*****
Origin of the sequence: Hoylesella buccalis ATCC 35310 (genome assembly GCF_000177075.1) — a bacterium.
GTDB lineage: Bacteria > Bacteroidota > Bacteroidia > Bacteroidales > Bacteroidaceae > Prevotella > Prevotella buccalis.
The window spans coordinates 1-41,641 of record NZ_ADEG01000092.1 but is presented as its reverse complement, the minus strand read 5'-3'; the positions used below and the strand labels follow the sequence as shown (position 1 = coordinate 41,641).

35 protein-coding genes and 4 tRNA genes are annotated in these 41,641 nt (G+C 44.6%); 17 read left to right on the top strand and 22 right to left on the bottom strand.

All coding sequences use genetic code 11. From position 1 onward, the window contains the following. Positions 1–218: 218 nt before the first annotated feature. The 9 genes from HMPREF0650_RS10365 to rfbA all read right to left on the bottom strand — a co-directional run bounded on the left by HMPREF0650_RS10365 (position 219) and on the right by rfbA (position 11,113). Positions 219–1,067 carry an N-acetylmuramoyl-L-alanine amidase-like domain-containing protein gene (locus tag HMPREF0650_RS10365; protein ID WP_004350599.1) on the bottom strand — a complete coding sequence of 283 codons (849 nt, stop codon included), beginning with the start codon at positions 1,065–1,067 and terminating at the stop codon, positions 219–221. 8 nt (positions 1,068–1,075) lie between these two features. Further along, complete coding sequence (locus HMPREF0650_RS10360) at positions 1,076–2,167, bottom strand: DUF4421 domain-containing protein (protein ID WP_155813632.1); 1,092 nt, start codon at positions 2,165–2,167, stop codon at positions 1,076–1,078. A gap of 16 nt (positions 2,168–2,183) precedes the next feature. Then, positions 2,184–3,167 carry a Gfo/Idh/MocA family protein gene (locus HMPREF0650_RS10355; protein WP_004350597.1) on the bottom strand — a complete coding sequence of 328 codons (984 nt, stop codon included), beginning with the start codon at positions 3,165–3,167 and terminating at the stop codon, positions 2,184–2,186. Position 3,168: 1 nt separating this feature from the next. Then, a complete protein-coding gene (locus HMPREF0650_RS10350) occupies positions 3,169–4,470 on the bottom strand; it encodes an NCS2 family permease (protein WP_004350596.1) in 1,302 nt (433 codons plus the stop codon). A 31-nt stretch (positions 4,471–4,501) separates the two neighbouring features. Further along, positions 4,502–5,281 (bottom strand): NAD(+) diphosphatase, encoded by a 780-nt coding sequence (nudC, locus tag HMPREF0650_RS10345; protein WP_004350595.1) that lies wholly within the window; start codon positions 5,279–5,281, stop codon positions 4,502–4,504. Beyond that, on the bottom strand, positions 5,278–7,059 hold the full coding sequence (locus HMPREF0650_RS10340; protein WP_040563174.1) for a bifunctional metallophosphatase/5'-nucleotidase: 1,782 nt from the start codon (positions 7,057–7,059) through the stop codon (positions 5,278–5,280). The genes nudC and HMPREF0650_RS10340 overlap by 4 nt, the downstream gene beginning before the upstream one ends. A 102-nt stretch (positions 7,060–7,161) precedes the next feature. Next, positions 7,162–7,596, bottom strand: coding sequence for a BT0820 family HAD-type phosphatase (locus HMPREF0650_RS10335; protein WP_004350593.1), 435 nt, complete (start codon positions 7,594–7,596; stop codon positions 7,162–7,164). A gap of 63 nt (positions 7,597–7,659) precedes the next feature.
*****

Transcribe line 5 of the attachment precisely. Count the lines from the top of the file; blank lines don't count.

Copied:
All coding sequences use genetic code 11. From position 1 onward, the window contains the following. Positions 1–218: 218 nt before the first annotated feature. The 9 genes from HMPREF0650_RS10365 to rfbA all read right to left on the bottom strand — a co-directional run bounded on the left by HMPREF0650_RS10365 (position 219) and on the right by rfbA (position 11,113). Positions 219–1,067 carry an N-acetylmuramoyl-L-alanine amidase-like domain-containing protein gene (locus tag HMPREF0650_RS10365; protein ID WP_004350599.1) on the bottom strand — a complete coding sequence of 283 codons (849 nt, stop codon included), beginning with the start codon at positions 1,065–1,067 and terminating at the stop codon, positions 219–221. 8 nt (positions 1,068–1,075) lie between these two features. Further along, complete coding sequence (locus HMPREF0650_RS10360) at positions 1,076–2,167, bottom strand: DUF4421 domain-containing protein (protein ID WP_155813632.1); 1,092 nt, start codon at positions 2,165–2,167, stop codon at positions 1,076–1,078. A gap of 16 nt (positions 2,168–2,183) precedes the next feature. Then, positions 2,184–3,167 carry a Gfo/Idh/MocA family protein gene (locus HMPREF0650_RS10355; protein WP_004350597.1) on the bottom strand — a complete coding sequence of 328 codons (984 nt, stop codon included), beginning with the start codon at positions 3,165–3,167 and terminating at the stop codon, positions 2,184–2,186. Position 3,168: 1 nt separating this feature from the next. Then, a complete protein-coding gene (locus HMPREF0650_RS10350) occupies positions 3,169–4,470 on the bottom strand; it encodes an NCS2 family permease (protein WP_004350596.1) in 1,302 nt (433 codons plus the stop codon). A 31-nt stretch (positions 4,471–4,501) separates the two neighbouring features. Further along, positions 4,502–5,281 (bottom strand): NAD(+) diphosphatase, encoded by a 780-nt coding sequence (nudC, locus tag HMPREF0650_RS10345; protein WP_004350595.1) that lies wholly within the window; start codon positions 5,279–5,281, stop codon positions 4,502–4,504. Beyond that, on the bottom strand, positions 5,278–7,059 hold the full coding sequence (locus HMPREF0650_RS10340; protein WP_040563174.1) for a bifunctional metallophosphatase/5'-nucleotidase: 1,782 nt from the start codon (positions 7,057–7,059) through the stop codon (positions 5,278–5,280). The genes nudC and HMPREF0650_RS10340 overlap by 4 nt, the downstream gene beginning before the upstream one ends. A 102-nt stretch (positions 7,060–7,161) precedes the next feature. Next, positions 7,162–7,596, bottom strand: coding sequence for a BT0820 family HAD-type phosphatase (locus HMPREF0650_RS10335; protein WP_004350593.1), 435 nt, complete (start codon positions 7,594–7,596; stop codon positions 7,162–7,164). A gap of 63 nt (positions 7,597–7,659) precedes the next feature.